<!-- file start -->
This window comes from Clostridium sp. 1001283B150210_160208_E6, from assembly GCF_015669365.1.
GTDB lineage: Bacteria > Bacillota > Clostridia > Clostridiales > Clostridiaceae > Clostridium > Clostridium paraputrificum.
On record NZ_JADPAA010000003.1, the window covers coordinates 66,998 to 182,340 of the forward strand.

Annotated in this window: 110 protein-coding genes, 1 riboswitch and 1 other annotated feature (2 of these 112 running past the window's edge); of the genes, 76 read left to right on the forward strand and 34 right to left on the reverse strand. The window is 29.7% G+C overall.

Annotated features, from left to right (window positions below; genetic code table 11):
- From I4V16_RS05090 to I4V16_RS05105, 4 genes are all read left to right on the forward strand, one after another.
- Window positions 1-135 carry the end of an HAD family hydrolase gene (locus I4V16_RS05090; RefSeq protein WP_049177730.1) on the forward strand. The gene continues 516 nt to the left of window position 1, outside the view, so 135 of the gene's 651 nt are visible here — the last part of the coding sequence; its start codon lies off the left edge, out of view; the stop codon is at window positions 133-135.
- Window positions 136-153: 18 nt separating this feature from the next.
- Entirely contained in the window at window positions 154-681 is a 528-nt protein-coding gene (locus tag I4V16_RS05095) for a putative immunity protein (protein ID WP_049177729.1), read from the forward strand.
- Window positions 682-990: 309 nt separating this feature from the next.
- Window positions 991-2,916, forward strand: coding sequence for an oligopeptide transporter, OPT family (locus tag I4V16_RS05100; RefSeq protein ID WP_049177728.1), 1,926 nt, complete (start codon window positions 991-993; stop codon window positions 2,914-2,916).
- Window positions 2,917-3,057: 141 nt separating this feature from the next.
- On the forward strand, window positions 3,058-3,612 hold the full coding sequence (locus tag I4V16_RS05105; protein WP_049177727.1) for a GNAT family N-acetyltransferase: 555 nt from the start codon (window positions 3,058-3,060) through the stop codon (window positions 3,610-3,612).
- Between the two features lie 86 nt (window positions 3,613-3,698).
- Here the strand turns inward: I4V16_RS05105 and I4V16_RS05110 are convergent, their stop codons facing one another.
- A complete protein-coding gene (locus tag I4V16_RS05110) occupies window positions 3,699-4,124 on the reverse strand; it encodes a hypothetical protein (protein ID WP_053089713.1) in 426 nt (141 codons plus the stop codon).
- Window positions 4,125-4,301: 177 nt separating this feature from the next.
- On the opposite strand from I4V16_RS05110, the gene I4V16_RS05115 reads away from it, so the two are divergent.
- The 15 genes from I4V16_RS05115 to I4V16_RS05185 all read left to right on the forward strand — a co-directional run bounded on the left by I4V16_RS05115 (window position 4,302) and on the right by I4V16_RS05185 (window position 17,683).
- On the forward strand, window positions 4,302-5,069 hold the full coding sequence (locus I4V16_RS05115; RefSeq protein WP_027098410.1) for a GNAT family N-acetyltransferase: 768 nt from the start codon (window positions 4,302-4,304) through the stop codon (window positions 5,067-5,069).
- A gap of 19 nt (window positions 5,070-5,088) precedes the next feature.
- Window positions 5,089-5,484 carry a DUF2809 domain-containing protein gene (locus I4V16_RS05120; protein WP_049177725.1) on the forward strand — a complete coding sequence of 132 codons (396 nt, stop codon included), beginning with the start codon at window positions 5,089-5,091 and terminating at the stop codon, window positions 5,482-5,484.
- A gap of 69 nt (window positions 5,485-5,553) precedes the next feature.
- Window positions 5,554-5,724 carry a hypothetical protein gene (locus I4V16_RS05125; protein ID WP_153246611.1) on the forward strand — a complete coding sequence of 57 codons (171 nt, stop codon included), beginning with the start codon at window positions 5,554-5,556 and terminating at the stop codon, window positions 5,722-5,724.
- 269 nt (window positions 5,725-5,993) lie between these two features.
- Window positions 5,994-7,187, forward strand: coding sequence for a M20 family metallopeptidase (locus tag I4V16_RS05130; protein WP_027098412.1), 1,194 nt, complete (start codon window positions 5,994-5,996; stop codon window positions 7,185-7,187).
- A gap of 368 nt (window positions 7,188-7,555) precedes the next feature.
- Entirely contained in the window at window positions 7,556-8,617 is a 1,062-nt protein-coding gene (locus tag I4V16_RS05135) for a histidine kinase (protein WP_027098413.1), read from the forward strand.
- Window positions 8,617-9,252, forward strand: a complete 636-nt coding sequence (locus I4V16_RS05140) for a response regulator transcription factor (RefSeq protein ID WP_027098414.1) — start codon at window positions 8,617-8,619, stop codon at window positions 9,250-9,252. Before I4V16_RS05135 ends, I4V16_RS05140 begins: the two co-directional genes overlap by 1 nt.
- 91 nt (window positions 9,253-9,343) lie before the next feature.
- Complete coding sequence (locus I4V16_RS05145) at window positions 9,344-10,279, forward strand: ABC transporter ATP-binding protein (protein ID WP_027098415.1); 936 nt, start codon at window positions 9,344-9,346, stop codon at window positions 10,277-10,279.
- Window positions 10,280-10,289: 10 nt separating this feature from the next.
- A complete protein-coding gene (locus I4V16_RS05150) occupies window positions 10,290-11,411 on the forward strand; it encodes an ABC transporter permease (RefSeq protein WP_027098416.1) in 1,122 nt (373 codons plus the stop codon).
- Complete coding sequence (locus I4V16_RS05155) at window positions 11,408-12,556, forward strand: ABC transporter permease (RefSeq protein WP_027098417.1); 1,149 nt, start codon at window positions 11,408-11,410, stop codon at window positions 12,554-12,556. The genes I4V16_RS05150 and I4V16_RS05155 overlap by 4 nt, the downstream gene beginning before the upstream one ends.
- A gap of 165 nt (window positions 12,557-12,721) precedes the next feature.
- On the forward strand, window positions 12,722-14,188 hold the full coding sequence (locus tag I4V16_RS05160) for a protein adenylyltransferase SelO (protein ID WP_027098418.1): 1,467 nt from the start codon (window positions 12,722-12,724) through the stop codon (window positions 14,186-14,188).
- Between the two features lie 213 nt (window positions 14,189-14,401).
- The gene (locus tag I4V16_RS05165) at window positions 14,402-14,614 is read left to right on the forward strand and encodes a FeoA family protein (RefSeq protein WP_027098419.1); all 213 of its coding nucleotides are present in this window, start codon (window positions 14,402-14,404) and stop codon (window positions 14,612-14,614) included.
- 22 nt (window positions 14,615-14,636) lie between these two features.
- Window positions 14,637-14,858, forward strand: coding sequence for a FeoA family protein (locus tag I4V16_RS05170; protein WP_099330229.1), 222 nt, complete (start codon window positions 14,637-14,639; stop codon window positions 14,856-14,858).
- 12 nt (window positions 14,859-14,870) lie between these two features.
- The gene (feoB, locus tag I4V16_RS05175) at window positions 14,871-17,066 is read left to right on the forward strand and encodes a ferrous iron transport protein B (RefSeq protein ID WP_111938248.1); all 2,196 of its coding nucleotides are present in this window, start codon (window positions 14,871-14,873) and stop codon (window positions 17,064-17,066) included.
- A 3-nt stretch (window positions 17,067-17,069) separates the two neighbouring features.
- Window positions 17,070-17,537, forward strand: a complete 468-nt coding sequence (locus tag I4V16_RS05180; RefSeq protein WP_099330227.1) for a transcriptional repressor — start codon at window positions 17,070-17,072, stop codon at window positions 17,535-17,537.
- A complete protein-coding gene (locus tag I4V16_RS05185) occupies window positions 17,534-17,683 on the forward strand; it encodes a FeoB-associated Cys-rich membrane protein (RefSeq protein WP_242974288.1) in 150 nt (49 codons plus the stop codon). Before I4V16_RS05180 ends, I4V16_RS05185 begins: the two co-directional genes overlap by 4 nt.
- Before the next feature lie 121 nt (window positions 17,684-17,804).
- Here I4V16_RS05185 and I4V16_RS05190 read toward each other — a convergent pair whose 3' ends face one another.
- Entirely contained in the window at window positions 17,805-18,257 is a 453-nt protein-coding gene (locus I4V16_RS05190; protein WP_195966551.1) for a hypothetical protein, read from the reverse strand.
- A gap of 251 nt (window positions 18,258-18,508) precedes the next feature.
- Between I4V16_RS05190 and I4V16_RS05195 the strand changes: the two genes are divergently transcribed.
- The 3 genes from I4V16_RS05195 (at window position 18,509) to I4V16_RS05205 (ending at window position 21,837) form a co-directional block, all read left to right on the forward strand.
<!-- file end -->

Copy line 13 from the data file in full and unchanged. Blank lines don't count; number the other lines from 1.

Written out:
- On the forward strand, window positions 3,058-3,612 hold the full coding sequence (locus tag I4V16_RS05105; protein WP_049177727.1) for a GNAT family N-acetyltransferase: 555 nt from the start codon (window positions 3,058-3,060) through the stop codon (window positions 3,610-3,612).